Phil 793M – Seminar: Philosophy of Mathematics
Bricker, Phillip
TuTh 2:30- 3:45
The focus will be on structuralist approaches to mathematics as a realist alternative to more traditional Platonist approaches.  We will read most of Stewart Shapiro's book Philosophy of Mathematics:  Structure and Ontology, as well as articles or chapters by Benacerraf, Resnik, Field, Hellman, Parsons, Lewis, and Maddy.

Phil 793T  – Seminar: Testimony
Kornblith, Hilary
Th 4:00-6:30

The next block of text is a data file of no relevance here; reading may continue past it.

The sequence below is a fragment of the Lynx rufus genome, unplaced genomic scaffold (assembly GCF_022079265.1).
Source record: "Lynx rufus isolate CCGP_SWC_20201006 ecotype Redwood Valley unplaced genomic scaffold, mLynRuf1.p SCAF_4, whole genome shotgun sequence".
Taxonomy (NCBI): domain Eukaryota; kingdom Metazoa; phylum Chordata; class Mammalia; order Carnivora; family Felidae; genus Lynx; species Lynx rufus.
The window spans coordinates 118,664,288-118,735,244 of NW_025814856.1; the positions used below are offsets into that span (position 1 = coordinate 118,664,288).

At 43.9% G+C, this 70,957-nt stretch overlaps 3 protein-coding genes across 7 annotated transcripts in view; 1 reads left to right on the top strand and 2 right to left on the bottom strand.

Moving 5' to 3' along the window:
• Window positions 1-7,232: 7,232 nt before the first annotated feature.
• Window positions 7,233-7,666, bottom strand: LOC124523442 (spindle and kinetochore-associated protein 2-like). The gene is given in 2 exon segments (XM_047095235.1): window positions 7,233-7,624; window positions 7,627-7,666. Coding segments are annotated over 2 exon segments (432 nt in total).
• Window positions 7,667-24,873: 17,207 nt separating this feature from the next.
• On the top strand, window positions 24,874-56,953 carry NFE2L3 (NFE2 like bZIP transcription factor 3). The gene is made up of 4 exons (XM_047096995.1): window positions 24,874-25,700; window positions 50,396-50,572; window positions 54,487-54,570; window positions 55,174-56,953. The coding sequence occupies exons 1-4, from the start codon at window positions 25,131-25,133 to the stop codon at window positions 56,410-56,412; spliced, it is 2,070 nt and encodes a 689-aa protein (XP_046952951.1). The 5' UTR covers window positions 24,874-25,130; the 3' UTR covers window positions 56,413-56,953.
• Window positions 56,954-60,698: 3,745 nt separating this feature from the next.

A great deal of our knowledge is based on testimony.  Even when we do not directly rely on the word of others, testimonial evidence often plays a crucial justificatory role.  Indeed, some have argued that virtually all of our knowledge depends in important ways on testimony.  How then does the testimony of others do its justificatory work?  Some argue that testimony, if it is to justify at all, must do so as a result of a justified belief in the reliability of the testifier.  On this view, testimony does important justificatory work for us, but there is no special epistemology of testimony, any more than there is a special epistemology of evidence from newspapers or books.  But others have argued that any such view leads to a very broad skepticism, and that the only alternative is to view testimony as a basic source of evidence, comparable, for example, to perception and memory.  We will examine these views and others besides.  Readings will be from a wide range of authors, including Burge, Christensen, Coady, Feldman, Fricker, Foley, Hardwig, Kelly, Lackey, Lipton, Moran, Schmitt, Wellbourne and others.  Graduate students only